7 Tips For Effectively Working From Home
orking from home for individuals living with disabilities is a great option. It does however require some management of both time and space. I would like to share some tips about my journey from working at home with some efficiencies and longevity, albeit a work in progress. Since breaking my neck 25 years ago, I have been working at offices, remotely and working from home. Balancing my work with a disability has been a real challenge. I have tried many different options and established some handy tips that helped me, not just for someone living with accessibility challenges and high care needs, but strategies that I believe would be appropriate for everyone.
It is guaranteed that when you are working from home, even if you have a dedicated space, there will be distractions.
Over the years, I have tried working from home by taking over a bedroom, setting up my office in the corner of the living room and working at the kitchen bench. I have set up a home office on the back deck near the pool amongst an oasis of distractions. Recently, I have been fortunate enough to be in a position to build a work studio directly alongside my home, with complete wheelchair access and the space is designed as a home office for someone living with a disability. I am slowly beginning to find my groove working from home and look forward to sharing some tips with you.
- Find your space - Finding a work environment within your home, that is dedicated to your work and set up for your needs, is the ultimate challenge. You need a dedicated, private space that will minimise distractions, enabling you to switch into work mode. This is a near impossible task if you are setting up in the living room or on the kitchen table. If this is you – read on. If this is not you – read on.
- Computers and communication devices - To work efficiently in this day and age, you need to set yourself up with all the tools you require to perform your job efficiently. If you have a desk at work with screens, a powerful computer and super-fast internet connection, you need to replicate this at home. It is no use trying to perform the same role in a home office that feels like you've stepped back in time to 1997.
- Fast Internet - It is near impossible to work from home without a stable fast internet connection. There is nothing more frustrating than at 3pm, when your kids return home from school, your Wi-Fi flips back to the speed of the dial-up ages due to overload. If you can't access NBN or ADSL2, at the very least you should buy a wi-fi dongle from your telecommunication provider or tether to your mobile phone.
- Ear buds or headset - when working from home, it's guaranteed, even if you have a dedicated space there will be distractions. Life will carry on around you, your partner will be yearning for a coffee date, kids will burst through the door asking questions and carers will randomly interrupt and ask if you need something while you are on a conference call. Wearing a headset or ear buds enables you to pick up calls easily and effectively & block out some distractions. The only downside when you are using an earpiece or headphones is, no one knows if you are on a call. I wish someone would design a headset that had a big red light on top! That way people would know when you were on an important call.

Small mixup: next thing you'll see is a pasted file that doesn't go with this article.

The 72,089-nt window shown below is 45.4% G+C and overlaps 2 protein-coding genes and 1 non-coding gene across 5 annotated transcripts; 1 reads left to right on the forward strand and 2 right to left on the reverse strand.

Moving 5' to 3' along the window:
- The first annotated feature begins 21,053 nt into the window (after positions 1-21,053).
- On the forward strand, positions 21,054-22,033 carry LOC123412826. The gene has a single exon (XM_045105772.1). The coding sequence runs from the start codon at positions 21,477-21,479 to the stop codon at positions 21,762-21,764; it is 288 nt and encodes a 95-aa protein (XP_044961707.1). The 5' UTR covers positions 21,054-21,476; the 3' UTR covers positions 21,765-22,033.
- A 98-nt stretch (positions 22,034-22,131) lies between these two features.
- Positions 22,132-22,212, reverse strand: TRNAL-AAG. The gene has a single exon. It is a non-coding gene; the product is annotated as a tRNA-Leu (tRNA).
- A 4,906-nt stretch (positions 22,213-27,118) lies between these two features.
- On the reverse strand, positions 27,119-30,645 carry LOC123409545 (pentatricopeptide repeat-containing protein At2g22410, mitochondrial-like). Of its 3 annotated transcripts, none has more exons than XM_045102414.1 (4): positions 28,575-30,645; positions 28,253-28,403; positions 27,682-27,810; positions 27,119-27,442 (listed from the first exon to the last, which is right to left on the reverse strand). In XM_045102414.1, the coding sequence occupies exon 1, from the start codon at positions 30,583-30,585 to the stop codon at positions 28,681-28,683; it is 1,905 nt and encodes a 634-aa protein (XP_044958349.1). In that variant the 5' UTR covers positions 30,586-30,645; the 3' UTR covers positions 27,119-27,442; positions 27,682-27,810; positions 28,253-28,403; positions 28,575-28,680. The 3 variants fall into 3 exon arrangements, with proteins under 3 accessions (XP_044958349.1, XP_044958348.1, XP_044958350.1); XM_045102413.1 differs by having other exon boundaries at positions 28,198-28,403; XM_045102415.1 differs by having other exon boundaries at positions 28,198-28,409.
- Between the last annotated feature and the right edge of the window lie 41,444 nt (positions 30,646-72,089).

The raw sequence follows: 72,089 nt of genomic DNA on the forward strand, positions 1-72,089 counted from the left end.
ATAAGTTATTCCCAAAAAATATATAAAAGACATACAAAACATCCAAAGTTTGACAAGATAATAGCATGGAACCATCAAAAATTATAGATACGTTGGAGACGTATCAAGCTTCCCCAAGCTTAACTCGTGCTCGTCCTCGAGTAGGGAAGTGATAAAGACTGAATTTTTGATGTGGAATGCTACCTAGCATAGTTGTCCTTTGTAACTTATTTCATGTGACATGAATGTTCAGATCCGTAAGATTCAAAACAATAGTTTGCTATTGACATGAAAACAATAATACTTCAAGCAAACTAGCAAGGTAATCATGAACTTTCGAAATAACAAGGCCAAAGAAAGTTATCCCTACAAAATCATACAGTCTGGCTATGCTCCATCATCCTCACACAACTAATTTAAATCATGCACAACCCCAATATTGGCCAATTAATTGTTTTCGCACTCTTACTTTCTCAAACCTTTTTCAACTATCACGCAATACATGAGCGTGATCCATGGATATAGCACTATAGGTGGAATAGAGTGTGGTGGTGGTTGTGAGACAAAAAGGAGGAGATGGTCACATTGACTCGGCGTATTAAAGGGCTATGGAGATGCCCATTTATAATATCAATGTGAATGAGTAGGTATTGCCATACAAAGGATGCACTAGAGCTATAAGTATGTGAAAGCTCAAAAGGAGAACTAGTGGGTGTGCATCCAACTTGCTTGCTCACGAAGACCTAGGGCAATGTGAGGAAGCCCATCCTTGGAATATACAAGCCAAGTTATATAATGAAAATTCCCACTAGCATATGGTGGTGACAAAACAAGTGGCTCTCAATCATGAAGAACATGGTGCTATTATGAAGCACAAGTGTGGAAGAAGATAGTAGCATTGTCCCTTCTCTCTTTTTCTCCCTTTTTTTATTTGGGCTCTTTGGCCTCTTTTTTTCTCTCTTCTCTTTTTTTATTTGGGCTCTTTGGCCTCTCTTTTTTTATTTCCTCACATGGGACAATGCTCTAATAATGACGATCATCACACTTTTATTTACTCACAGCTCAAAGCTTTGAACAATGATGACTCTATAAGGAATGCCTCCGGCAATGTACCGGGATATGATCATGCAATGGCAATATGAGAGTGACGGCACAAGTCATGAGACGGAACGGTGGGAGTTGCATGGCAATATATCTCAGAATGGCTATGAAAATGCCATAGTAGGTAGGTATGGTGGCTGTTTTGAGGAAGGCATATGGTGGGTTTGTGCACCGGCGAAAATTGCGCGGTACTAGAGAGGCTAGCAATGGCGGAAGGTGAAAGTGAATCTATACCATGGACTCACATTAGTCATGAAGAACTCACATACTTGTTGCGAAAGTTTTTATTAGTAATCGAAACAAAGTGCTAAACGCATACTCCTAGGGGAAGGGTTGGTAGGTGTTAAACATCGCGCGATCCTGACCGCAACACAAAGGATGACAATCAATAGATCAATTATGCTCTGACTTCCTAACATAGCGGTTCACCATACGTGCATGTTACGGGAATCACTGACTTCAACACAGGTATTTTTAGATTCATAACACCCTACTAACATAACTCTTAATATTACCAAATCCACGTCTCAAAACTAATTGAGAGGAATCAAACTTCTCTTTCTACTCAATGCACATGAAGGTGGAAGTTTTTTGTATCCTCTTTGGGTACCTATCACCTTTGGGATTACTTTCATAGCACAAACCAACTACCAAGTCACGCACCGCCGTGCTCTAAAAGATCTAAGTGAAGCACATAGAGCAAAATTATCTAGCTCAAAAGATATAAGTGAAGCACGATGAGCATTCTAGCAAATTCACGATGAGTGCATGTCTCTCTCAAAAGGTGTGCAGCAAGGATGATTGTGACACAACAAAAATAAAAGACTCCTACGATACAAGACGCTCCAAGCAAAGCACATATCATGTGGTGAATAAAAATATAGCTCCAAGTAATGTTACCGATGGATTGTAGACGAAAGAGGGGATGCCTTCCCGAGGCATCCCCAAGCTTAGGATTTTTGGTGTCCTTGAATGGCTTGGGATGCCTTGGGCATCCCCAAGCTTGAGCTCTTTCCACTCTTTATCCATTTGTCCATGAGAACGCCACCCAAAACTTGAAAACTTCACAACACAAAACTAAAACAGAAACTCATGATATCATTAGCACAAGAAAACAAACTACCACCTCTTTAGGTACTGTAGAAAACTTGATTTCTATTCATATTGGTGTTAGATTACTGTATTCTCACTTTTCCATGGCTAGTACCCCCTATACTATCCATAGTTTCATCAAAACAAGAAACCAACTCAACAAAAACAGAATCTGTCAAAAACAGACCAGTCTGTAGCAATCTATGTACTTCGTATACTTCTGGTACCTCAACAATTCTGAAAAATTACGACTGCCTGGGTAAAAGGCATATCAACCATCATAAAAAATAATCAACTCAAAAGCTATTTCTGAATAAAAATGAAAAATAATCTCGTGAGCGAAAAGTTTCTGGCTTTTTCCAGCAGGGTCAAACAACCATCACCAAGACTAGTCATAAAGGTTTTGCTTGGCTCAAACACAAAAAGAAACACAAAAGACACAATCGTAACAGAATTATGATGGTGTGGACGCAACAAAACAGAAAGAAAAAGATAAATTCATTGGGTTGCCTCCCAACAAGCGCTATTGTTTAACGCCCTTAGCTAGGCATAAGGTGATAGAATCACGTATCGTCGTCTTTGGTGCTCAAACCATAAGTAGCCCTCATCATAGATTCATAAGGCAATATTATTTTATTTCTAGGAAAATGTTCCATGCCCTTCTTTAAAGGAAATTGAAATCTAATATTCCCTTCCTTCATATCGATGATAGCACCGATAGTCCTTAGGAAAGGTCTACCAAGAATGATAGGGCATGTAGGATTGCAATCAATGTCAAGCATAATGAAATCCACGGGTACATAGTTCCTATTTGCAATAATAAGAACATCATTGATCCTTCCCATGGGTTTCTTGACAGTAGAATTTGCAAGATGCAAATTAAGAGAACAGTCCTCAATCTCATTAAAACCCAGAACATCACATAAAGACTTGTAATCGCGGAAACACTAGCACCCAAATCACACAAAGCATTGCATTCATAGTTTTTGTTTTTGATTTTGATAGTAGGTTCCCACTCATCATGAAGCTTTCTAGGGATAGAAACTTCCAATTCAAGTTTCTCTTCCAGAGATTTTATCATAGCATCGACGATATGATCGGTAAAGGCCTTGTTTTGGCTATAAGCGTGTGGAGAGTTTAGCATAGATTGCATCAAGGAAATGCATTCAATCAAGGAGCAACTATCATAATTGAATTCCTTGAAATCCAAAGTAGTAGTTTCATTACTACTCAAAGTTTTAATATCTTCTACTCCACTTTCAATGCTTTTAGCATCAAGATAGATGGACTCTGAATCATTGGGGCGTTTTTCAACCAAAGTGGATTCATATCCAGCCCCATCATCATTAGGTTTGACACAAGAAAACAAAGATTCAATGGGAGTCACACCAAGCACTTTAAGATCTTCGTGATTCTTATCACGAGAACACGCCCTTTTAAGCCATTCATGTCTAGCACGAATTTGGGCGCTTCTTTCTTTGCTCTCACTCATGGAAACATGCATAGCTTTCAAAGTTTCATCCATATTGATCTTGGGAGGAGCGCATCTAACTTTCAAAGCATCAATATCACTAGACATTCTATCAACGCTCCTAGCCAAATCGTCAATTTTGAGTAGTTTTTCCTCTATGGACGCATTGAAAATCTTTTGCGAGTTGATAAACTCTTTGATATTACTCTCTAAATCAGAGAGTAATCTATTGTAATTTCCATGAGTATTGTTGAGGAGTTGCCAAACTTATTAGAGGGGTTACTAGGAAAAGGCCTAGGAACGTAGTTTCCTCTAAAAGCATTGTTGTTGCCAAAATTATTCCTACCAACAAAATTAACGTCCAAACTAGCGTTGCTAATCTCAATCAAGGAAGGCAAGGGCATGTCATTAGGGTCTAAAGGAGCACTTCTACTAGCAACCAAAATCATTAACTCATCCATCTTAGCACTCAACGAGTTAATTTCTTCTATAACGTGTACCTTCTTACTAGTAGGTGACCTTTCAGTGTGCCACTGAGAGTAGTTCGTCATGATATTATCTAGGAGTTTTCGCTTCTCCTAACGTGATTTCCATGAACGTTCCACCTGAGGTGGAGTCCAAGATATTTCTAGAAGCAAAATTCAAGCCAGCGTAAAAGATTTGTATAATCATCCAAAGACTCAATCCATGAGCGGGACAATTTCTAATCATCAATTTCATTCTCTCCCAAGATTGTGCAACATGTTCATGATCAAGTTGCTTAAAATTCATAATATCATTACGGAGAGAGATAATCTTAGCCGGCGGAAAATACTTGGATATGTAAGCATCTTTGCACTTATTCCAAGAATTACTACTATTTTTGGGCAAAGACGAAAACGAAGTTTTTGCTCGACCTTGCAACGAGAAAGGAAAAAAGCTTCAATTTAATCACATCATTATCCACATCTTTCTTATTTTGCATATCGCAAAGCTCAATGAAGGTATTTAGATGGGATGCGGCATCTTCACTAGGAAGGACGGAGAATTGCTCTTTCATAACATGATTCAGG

- Stick to a schedule – It is really important when working from home, that you plan and work within allocated hours. If you are working for seven hours per day, try to stick to those hours. There is nothing wrong with having flexibility, but if you start your week without a plan, it is very difficult to stay on track.
- Look good, feel good – To enjoy a healthy life, whether you are living with disability or not, it is important to consistently get up and start the day with a win. If you get ready for the day and get dressed ready for work, you will have the right mindset to get into your day without distractions. Wearing moccasins or board shorts to your home office, as if you were at the beach, will most definitely be counter-productive.
- Reward yourself – If you have worked hard and feel accomplished, take the time to pat yourself on the back. Even if you didn't quite get to where you wanted to, finish your worst week with a beer, coffee or a piece of chocolate to remind you that you have achieved something that many people struggle to do. Stay connected to your work colleagues and utilise the incredible communication systems at our disposal today, allowing you to stay connected and feel accomplished.
Working from home when navigating a life with disability enables me to enjoy my independence and remove barriers to my disability that I will experience outside of the home. There is some real efficiency in having care close to you, at your disposal. I encourage you to imagine your best life, start putting some steps in place that will ultimately help you balance your work and family life.
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